Regulation of financial institutions seeks to protect the small saver because he or she may lack the
financial expertise and access to quality information needed to correctly judge the true condition of a
Loss of public confidence in the financial system would slow the growth of the economy.
The creation of money is closely associated with inflation.
The regulation of money creation has become a key objective of government activity in the financial
Regulation is often justified as the most direct way to aid so-called "disadvantaged" sectors of the
economy, such as new home buyers, farmers and small businesses.
Governments frequently regulate financial institutions to assure that financial services needed by
governments will continue to be provided.
Governments willing to impose sufficiently strict regulations can completely remove risk for savers.
There are no absolutely irrefutable arguments justifying the regulation of financial institutions.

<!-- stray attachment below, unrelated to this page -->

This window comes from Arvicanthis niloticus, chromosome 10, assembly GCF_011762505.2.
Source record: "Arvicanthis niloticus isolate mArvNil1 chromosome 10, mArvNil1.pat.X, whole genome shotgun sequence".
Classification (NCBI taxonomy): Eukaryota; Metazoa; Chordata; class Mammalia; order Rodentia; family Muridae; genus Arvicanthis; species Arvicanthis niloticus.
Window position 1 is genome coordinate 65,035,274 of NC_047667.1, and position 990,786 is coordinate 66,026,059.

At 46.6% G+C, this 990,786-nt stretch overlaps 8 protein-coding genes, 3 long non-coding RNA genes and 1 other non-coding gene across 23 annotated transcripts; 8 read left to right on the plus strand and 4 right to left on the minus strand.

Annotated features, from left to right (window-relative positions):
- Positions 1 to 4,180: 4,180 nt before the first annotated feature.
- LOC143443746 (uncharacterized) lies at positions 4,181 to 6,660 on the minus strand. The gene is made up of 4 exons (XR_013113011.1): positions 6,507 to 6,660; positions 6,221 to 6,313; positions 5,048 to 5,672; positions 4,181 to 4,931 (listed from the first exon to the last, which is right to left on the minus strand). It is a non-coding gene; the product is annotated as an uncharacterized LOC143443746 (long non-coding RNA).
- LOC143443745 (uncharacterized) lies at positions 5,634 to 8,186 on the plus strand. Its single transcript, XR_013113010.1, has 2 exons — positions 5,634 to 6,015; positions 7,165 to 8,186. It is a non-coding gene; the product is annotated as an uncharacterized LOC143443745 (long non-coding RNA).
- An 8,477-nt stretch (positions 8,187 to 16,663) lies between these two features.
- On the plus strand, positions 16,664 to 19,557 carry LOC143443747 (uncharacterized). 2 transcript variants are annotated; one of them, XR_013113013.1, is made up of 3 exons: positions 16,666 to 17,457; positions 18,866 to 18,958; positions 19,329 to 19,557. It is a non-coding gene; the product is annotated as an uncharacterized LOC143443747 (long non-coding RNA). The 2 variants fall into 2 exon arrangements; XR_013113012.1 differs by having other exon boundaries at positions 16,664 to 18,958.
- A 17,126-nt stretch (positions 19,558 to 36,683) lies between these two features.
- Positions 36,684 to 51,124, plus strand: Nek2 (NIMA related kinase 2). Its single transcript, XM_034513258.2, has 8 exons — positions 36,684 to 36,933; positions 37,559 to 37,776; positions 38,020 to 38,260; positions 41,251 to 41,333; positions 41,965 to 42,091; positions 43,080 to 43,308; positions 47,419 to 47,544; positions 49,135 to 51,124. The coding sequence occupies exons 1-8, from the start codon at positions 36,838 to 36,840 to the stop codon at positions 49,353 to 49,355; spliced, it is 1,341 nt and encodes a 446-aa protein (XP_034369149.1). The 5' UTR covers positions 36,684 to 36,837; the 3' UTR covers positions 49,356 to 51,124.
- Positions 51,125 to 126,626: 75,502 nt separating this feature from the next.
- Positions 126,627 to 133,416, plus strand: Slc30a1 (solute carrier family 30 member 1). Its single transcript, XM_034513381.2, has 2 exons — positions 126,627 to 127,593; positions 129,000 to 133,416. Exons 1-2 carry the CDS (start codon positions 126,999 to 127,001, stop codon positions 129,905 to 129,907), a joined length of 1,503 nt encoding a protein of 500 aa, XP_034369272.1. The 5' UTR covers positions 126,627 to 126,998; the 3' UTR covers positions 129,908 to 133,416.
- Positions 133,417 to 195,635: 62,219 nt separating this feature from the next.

There is a trend today toward gradually allowing private markets to discipline risk-taking by financial
institutions and minimize the role of government.
Deregulation could bring about decreased profits for financial institutions.
Deregulation of a financial service industry could usher in greater risk and lead to more business
The regulatory dialectic concept states that regulation of financial-service companies tends to lead to
innovations in new services and to financial institutions aggressively looking for ways to lower their
Regulation tends to result in an increased market share for the regulated industry and a smaller market
share for unregulated firms offering the same products or services.
In the United States banking is more heavily regulated than is true in most other industrialized